The week in entrepreneurship

Your weekly summary of entrepreneurship news, comment, and features. Sent by the Centre for Entrepreneurs (home of StartUp Britain). Sign up here. Read the original newsletter here.


Prime Minister commits £70m to a new scheme to encourage business people to mentor teenagers
The PM has said that he wants a “new generation of high-flying mentors” from Britain’s leading businesses to mentor at-risk teenagers. Read more.

Number of businesses showing signs of distress plummets with healthier-looking profits and sales
The number of businesses showing signs of distress has fallen to its lowest level since March 2012, according to R3 – the trade body for insolvency professionals. Read more.

Duke of York invites biotech startups to pitch to investors
The Duke of York has announced that St James’s Palace will host a fresh event for startups in March, following the success of four previous Pitch@Palace events, which have helped 150 entrepreneurs find new customers and raise capital. Read more.

Small UK fitness ventures muscle in on gym chains with 37% growth
The number of health and fitness SMEs operating in the UK has jumped by 37%, Barclays Business has found, effectively applying pressure on traditional gym chains. Read more.


Why failure is such a powerful force in business
Conventional logic suggests that failure doesn’t feature in the vocabularies of entrepreneurs. But it’s the fear of failing that drives so many startups to unbridled success, writes Anil Stocker (co-founder and CEO, Market Invoice). Read more.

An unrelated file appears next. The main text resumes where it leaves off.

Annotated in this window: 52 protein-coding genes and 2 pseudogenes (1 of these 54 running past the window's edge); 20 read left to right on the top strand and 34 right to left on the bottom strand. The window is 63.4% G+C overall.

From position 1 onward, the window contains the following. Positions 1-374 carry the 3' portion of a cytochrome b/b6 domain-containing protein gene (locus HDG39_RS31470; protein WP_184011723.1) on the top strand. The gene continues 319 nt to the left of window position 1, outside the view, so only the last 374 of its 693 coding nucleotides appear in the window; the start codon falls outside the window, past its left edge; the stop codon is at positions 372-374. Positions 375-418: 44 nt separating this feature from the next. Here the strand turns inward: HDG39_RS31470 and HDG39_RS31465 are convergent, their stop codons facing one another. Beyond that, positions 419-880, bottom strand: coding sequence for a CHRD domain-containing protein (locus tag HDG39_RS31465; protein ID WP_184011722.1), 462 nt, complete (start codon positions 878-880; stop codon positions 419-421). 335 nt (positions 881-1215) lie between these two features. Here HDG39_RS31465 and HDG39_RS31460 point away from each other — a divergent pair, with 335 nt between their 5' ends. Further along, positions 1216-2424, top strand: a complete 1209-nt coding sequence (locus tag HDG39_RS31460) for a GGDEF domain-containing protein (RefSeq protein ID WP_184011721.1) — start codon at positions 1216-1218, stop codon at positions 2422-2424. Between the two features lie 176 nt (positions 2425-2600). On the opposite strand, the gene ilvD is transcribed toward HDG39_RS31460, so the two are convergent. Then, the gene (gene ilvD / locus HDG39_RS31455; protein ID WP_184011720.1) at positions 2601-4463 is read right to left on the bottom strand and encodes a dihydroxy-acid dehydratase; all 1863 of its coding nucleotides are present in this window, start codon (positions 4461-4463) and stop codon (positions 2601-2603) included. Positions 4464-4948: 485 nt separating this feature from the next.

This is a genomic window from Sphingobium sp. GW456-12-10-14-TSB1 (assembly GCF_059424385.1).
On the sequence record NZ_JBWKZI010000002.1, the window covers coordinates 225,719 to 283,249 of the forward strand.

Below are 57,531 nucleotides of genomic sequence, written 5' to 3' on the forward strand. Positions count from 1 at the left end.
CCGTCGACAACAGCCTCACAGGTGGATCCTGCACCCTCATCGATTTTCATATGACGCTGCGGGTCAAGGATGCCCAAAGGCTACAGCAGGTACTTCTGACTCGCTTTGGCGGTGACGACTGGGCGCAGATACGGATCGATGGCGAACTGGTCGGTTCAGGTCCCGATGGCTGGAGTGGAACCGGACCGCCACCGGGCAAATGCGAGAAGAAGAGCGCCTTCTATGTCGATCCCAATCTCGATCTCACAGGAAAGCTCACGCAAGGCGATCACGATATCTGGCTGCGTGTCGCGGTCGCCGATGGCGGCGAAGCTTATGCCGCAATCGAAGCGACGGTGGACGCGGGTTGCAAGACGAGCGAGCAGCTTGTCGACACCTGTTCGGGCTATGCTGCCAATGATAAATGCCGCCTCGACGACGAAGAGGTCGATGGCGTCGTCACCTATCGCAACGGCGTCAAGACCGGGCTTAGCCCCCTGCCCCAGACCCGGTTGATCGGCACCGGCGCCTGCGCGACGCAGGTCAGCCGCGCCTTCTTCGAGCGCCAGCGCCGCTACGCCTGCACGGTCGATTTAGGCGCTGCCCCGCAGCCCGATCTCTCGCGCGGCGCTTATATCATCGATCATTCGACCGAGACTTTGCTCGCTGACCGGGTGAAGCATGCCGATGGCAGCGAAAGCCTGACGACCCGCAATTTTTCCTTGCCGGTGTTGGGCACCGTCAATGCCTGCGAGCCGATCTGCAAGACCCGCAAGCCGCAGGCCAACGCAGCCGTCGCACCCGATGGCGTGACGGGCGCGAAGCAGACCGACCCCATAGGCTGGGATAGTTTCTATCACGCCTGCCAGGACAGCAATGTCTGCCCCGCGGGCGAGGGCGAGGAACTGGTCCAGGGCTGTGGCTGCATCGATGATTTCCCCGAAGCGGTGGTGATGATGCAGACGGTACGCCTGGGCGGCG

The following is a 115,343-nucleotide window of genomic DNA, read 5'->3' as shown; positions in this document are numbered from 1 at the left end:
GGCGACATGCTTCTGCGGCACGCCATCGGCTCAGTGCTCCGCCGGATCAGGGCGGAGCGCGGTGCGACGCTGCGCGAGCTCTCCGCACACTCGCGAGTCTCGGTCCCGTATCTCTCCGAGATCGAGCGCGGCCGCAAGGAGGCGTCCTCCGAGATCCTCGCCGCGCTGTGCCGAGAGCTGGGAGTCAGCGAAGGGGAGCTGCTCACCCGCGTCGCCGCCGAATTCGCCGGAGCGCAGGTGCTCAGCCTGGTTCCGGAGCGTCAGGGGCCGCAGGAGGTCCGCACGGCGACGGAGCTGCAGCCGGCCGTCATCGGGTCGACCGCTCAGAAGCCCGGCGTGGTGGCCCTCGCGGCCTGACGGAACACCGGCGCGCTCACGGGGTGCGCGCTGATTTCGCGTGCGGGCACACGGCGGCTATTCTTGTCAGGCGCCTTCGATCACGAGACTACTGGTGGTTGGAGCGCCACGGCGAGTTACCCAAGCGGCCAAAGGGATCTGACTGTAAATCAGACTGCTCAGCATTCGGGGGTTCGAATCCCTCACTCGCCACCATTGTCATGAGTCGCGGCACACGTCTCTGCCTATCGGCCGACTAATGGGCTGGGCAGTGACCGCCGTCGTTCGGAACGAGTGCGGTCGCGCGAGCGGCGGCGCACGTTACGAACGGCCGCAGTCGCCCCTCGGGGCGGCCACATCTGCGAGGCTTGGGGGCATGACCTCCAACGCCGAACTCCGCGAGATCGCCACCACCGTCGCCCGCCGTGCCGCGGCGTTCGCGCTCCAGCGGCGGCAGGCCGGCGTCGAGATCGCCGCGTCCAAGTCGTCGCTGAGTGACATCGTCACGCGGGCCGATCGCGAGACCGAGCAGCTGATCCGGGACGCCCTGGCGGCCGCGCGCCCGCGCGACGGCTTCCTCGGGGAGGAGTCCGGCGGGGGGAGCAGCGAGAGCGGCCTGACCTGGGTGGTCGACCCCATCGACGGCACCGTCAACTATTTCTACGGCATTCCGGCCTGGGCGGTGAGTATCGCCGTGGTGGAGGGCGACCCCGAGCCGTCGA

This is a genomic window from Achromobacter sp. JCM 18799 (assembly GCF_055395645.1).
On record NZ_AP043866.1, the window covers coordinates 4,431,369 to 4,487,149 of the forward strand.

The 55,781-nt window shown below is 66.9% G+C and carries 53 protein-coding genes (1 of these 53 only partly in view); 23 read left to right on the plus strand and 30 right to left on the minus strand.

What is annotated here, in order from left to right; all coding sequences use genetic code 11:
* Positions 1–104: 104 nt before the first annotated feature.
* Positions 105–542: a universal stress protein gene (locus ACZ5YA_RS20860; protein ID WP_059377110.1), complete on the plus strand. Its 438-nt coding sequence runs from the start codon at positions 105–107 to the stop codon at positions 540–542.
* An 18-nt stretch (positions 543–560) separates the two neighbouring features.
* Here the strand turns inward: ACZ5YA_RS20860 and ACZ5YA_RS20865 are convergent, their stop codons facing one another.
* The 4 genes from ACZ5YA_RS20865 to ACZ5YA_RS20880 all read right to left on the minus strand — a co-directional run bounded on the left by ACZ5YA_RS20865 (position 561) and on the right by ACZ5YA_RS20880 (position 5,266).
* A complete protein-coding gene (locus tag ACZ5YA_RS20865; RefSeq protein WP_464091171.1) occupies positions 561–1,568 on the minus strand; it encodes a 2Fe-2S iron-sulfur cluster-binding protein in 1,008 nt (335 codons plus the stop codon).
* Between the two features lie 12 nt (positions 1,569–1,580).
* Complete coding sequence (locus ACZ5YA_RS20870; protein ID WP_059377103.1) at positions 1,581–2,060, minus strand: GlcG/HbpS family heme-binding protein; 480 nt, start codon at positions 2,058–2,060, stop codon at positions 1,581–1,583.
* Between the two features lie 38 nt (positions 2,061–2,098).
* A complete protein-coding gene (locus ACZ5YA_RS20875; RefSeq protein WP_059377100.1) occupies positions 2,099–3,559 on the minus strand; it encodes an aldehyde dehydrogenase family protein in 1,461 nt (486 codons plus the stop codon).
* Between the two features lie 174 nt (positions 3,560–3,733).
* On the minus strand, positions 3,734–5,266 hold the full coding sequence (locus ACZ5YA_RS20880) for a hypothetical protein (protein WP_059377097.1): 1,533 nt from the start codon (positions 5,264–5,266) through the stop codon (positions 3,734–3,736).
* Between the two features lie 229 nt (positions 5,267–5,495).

The crowdfunding industry came of age in 2015, what’s next?
Luke Lang (co-founder and CMO, Crowdcube) looks back at some of the key crowdfunding trends from 2015 and makes predictions for the year ahead. Read more.

What London needs from the next Mayor
The race to become London’s next mayor has begun, and now more than ever we need a tech champion at the controls at City Hall, writes Gerard Grech (chief executive, Tech City UK). Read more.

Don’t rely on government to defeat cyber crime: business needs to get its act together
If 2015 taught us anything, it’s that it is now a question of when, not if, our data will be compromised. Therefore 2016 must be the year that business gets serious about the importance of cyber crime, writes Emma Carr (head of technology, Hanover Comms). Read more.


A billion dollar bet: the difficulty of leading a ‘unicorn firm’
The BBC profile Frederic Mazella, founder of BlaBlaCar. Read more.